Besides, I am in important ways in agreement with the originalists who say that their idea hasn't been tried.  Modern originalism is largely born of reaction to the Warren and Burger Courts; it began to be seriously theorized in the 1980s and has come a considerable distance since then.  And at no time, I think, has it been the dominant practice of the courts.  That doesn't mean, I think, that we can't look to what judges have actually done when construing original meanings to make some inferences about the limits of the method.  But it does mean that originalism, in its modern theorized form, is relatively new.

I think it striking that if this view of originalism as new and untried is now becoming common among the vanguard of originalist theorists, it represents a notable break between that theoretically minded group and most of the originalists on the bench.  On the bench, and also in other spheres, originalists usually present their theory as if it were not just the best theory but also the way we've always done it, or at least the way we did it before a strange and unfortunate run of (maybe well-intentioned) lawlessness in the middle of the twentieth century.  One smart originalist judge in a recent prominent case asserted the proposition this way: "All Justices, past and present, start their assessment of a case about the meaning of a constitutional provision by looking at how the provision was understood by the people who ratified it."  772 F.3d 388, 403.  That view claims for originalism not just whatever authority it has as a theory but also the authority of widespread and settled practice.  That latter claim of authority rests, of course, on an understanding diametrically opposed to the idea that originalism has never yet been tried.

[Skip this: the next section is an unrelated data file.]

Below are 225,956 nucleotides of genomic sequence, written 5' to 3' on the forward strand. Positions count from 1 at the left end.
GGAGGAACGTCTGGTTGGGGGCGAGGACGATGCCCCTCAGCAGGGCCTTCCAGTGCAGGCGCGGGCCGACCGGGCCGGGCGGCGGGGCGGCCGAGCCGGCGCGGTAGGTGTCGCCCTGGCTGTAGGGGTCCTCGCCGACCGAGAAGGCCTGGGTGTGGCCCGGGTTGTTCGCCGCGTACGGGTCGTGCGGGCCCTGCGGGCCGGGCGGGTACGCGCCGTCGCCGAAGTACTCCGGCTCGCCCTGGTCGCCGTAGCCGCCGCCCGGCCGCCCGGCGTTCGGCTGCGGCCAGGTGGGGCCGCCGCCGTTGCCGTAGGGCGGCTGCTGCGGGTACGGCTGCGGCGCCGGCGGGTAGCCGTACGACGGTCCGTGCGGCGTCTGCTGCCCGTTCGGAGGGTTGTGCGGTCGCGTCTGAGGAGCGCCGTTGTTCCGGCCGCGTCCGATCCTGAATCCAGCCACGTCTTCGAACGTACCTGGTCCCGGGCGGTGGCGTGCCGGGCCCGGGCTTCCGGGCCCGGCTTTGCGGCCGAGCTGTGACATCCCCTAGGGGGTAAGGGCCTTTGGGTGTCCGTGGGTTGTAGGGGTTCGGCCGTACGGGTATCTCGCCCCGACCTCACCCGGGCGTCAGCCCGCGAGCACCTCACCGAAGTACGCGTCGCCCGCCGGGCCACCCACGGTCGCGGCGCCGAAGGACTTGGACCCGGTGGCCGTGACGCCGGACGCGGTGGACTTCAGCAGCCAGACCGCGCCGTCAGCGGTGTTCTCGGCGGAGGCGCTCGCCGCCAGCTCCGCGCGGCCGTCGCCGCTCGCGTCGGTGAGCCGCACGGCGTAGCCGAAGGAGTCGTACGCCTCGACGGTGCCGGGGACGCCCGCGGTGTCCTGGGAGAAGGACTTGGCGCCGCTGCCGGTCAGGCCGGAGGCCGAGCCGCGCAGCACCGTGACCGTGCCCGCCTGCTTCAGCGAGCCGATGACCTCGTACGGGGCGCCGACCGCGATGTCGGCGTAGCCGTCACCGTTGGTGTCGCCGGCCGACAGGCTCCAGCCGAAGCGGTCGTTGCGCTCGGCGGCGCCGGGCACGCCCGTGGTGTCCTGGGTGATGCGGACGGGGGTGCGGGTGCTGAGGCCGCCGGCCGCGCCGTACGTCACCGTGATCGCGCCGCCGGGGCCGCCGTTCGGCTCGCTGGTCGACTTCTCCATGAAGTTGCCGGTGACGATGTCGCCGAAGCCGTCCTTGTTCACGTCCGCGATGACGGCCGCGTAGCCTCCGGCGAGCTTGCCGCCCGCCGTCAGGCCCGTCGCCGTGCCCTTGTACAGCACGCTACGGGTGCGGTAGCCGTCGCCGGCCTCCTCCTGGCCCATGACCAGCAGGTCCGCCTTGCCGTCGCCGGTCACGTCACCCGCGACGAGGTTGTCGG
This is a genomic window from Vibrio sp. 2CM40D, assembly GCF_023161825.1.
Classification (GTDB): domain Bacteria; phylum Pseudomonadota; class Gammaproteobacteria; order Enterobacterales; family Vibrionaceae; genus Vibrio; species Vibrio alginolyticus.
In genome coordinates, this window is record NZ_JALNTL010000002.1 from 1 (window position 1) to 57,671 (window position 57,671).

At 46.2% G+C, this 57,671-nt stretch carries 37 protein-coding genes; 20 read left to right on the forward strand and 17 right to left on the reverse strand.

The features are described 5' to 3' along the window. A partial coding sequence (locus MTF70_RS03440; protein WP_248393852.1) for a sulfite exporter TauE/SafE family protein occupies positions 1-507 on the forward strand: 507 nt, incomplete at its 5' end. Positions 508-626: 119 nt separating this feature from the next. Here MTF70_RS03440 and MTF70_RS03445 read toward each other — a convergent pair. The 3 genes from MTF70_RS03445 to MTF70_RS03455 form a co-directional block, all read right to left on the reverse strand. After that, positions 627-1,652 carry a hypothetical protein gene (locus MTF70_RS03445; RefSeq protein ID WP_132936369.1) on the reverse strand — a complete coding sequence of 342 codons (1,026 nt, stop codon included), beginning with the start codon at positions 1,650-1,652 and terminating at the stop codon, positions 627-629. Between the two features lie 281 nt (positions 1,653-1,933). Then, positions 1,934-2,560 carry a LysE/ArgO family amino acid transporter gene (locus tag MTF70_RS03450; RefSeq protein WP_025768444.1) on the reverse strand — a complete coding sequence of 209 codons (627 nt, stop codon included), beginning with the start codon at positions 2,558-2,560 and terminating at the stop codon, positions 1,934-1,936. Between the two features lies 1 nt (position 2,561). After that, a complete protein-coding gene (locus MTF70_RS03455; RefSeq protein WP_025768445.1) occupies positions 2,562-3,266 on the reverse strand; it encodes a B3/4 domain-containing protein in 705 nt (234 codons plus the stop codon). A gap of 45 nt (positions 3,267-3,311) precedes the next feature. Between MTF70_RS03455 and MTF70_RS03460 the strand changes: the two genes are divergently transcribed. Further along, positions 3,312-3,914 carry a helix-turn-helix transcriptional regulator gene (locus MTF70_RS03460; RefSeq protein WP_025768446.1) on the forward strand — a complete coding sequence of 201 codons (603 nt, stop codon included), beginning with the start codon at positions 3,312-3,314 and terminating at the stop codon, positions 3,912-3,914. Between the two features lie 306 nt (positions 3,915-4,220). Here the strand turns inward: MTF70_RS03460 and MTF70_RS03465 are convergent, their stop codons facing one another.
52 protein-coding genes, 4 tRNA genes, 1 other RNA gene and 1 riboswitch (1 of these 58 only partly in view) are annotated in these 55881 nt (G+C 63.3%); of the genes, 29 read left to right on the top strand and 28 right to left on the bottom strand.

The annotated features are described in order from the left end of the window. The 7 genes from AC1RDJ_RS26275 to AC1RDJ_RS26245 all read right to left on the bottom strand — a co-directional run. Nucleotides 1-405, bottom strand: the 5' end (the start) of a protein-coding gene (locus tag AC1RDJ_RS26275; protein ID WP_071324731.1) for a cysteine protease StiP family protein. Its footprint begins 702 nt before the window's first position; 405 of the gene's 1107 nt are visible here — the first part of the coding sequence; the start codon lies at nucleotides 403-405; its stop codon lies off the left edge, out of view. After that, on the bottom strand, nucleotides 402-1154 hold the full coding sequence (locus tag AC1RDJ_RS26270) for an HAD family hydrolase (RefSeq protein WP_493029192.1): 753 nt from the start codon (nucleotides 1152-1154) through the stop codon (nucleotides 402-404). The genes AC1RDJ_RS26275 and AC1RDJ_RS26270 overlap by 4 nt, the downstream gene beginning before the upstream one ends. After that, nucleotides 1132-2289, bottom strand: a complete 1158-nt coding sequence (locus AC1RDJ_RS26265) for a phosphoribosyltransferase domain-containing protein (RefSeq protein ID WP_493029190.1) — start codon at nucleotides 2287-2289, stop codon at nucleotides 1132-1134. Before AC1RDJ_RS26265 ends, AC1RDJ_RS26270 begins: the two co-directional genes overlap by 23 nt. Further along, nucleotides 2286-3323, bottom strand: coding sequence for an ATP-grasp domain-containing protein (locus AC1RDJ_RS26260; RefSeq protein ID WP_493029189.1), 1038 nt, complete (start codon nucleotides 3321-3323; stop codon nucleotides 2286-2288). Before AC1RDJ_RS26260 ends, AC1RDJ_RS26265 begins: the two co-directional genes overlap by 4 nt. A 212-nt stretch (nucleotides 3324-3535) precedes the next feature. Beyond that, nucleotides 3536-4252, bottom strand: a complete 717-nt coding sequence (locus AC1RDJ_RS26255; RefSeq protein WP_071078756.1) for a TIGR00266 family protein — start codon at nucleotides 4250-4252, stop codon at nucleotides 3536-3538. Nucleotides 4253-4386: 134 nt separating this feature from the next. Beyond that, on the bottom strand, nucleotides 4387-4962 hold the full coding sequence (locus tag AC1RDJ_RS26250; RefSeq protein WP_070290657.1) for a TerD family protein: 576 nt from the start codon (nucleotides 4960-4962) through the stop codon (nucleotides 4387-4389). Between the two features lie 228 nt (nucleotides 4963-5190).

There's nothing odd about theorists and practitioners having different accounts of the idea that they purport to share.  (Just as there's nothing odd about internal divisions among theorists, or among practitioners, about the same sort of thing.)  But as constitutional theory moves through the next decade, I think it will be worth keeping an eye on how the never-been-tried idea does or does not take hold.  Here's one reason why.  Among most lawyers and many legal theorists, one of the attractions of originalism is the idea that it would hold the law stable--that it maintains the integrity of existing law against the threat posed by judicial attempts at unwarranted change.  In reality, though, and for reasons that I have explained elsewhere and that other people (including the host of this blog) have explained before me, originalism is probably a better technology for creating legal change than for stopping it.  The never-been-tried idea comes within a whisker of acknolwedging openly that originalism is a bid to change the law as it has actually existed.  After all, if we settle legal questions with a method that has never yet been tried, we can only assume that we will reach results different from the ones we have been reaching for all of history up until now.  Otherwise, what would the point of changing the method be?  (Originalists can of course say that their proposed changes to the law amount to a restoration of a long-lost correct law.  But be that as it may, a proposal to do things in a way that has never been done before is a proposal to work significant change.)

I don't know how originalists beyond the theoretical vanguard will respond over time to the never-been-tried idea and its attendant implication that originalism promises to change the law rather than to stabilize it.  Nor do I know how people who have no firm views on originalism will react if these issues become visible to them.  But I am very much interested to find out.